Of course, like its immediate predecessors, the Xperia Z3 boasts of the highest waterproof and dustproof certifications, and packs a 20.7-megapixel camera with autofocus and a dedicated shutter button that, with a press, allows you to quickly wake up the phone for a quick snap without ever having to unlock the screen and/or launch the camera app. Also noteworthy is that Sony has widened the camera’s lens, which means you can now, say, fit more people in the frame for that insufferable wacky group shot; and also cranked up the ISO rating to a nothing-to-sneeze-at 12,800 max. And, yes, 4K video recording is still available (just make sure your memory card has plenty of room, as 4K video recording gobbles up memory like there’s no tomorrow).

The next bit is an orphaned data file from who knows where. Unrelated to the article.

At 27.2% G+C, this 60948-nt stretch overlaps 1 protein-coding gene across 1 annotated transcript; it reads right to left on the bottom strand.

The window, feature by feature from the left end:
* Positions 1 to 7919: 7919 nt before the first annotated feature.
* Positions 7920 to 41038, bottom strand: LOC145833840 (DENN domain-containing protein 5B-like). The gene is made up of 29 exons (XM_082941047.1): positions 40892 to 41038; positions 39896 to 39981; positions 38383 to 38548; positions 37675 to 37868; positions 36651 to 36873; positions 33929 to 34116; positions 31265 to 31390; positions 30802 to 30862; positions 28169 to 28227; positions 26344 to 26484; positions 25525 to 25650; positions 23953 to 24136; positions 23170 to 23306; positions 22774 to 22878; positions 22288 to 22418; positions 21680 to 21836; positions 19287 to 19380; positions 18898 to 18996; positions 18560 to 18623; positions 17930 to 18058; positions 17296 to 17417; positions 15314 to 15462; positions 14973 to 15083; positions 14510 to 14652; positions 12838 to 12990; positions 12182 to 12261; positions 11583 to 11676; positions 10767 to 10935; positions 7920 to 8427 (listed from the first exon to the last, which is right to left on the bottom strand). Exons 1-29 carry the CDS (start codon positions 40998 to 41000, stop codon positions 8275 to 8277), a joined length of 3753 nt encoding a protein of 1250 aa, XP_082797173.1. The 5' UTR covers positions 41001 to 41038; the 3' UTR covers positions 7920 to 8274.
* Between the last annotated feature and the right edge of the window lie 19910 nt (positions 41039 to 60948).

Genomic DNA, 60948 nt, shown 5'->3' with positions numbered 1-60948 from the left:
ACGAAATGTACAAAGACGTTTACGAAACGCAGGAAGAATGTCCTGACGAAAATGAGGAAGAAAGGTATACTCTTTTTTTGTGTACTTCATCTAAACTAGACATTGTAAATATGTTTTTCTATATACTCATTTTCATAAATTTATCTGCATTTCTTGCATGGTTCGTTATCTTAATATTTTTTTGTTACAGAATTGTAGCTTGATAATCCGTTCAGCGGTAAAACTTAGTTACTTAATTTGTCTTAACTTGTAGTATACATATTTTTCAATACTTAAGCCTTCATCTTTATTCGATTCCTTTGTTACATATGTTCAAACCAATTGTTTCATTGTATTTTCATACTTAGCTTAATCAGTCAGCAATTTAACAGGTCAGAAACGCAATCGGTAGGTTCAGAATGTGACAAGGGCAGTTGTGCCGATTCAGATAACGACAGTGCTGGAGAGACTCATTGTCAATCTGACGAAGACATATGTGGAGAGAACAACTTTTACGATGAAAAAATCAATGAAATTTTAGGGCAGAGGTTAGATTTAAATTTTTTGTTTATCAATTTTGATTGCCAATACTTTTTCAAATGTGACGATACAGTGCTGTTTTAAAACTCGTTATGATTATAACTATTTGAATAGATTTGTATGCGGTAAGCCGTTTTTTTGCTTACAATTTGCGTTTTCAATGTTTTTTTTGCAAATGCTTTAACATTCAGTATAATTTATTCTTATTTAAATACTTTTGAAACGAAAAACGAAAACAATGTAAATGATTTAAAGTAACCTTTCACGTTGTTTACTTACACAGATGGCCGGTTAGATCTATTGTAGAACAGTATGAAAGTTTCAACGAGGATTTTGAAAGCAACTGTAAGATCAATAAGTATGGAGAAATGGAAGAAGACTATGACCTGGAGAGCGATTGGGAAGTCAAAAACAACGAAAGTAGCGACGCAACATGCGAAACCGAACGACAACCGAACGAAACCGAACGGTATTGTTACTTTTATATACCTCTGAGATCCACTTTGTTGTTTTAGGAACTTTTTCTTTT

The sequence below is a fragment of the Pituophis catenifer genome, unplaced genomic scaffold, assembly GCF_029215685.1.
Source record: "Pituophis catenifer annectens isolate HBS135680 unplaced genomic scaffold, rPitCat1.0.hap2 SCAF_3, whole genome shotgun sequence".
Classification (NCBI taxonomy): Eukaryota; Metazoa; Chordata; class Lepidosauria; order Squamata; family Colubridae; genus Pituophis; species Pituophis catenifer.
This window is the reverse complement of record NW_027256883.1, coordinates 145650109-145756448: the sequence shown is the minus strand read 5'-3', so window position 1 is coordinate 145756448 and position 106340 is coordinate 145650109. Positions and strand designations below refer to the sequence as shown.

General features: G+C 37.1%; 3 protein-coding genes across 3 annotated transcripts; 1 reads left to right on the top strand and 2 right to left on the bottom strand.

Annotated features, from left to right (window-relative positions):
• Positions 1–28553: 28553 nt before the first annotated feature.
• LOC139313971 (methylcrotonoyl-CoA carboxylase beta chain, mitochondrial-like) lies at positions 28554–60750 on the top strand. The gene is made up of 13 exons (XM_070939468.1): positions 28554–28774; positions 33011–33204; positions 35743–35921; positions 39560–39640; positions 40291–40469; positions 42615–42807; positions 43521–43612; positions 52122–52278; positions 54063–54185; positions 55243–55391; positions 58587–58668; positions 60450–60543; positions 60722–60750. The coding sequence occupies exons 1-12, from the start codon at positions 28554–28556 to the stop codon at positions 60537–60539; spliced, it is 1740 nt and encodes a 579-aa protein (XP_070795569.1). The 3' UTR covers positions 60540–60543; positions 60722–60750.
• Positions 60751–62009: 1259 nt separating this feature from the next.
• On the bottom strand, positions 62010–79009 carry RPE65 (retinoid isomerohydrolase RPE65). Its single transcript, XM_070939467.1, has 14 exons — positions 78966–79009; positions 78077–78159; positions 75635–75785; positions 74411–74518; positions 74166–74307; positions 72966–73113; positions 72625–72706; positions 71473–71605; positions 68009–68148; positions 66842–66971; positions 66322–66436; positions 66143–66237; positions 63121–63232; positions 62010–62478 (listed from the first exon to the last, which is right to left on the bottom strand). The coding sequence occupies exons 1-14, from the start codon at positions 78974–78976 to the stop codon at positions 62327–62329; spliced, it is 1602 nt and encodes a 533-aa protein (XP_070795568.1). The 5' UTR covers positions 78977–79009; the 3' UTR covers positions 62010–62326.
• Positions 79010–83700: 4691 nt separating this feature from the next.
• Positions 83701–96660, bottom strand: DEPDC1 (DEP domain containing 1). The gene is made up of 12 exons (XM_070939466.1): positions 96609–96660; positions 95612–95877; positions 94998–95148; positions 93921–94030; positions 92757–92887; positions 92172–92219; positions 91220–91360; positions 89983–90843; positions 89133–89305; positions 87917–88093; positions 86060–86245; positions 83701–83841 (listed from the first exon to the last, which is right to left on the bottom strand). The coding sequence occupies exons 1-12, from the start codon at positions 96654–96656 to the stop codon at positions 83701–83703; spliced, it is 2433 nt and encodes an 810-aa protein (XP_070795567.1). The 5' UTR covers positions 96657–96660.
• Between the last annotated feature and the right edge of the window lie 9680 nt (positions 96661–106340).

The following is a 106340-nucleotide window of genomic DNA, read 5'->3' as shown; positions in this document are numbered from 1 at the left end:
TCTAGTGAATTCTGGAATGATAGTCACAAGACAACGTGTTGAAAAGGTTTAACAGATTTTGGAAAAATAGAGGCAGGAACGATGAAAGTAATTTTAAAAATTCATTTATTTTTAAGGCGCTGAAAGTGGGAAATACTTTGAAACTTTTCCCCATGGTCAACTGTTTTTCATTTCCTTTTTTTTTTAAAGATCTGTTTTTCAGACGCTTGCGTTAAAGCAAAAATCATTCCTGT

Besides the excellent battery life, the improved aesthetics and the jacked-up solid imaging features, Sony has also introduced even more voodoo magic to the Xperia Z3 that just about closes the deal for us—and this would be support for High-Resolution Audio, or Hi-Res Audio, which might as well be a showcase of the company’s rich history in audio technology. Sony calls it “ground-breaking DSEE HX technology [that] ‘upscales’ the fidelity of your existing MP3 or AAC music collection,” providing you with an incredibly rich aural experience, especially when you use the Xperia Z3 with “Hi-Res headphones, such as Sony’s new MDR-1A range.”